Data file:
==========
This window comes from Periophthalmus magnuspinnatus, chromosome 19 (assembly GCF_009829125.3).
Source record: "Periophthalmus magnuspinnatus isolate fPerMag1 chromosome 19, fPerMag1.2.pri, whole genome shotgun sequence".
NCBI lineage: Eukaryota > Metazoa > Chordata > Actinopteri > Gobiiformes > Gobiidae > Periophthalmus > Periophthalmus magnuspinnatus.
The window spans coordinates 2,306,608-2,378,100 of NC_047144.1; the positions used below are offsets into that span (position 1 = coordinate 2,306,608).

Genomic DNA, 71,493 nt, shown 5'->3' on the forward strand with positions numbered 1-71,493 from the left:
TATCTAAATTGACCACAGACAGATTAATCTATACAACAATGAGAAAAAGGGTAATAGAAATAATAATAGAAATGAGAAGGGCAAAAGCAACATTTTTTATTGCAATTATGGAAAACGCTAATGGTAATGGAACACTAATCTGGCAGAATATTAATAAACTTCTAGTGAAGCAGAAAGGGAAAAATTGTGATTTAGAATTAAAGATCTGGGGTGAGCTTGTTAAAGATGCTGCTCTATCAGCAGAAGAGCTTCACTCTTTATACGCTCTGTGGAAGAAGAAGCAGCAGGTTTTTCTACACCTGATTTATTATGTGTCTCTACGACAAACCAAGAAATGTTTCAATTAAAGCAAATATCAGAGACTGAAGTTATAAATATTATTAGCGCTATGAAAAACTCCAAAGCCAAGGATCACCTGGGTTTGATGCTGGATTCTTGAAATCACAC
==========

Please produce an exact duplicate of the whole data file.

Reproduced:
This window comes from Periophthalmus magnuspinnatus, chromosome 19 (assembly GCF_009829125.3).
Source record: "Periophthalmus magnuspinnatus isolate fPerMag1 chromosome 19, fPerMag1.2.pri, whole genome shotgun sequence".
NCBI lineage: Eukaryota > Metazoa > Chordata > Actinopteri > Gobiiformes > Gobiidae > Periophthalmus > Periophthalmus magnuspinnatus.
The window spans coordinates 2,306,608-2,378,100 of NC_047144.1; the positions used below are offsets into that span (position 1 = coordinate 2,306,608).

Genomic DNA, 71,493 nt, shown 5'->3' on the forward strand with positions numbered 1-71,493 from the left:
TATCTAAATTGACCACAGACAGATTAATCTATACAACAATGAGAAAAAGGGTAATAGAAATAATAATAGAAATGAGAAGGGCAAAAGCAACATTTTTTATTGCAATTATGGAAAACGCTAATGGTAATGGAACACTAATCTGGCAGAATATTAATAAACTTCTAGTGAAGCAGAAAGGGAAAAATTGTGATTTAGAATTAAAGATCTGGGGTGAGCTTGTTAAAGATGCTGCTCTATCAGCAGAAGAGCTTCACTCTTTATACGCTCTGTGGAAGAAGAAGCAGCAGGTTTTTCTACACCTGATTTATTATGTGTCTCTACGACAAACCAAGAAATGTTTCAATTAAAGCAAATATCAGAGACTGAAGTTATAAATATTATTAGCGCTATGAAAAACTCCAAAGCCAAGGATCACCTGGGTTTGATGCTGGATTCTTGAAATCACAC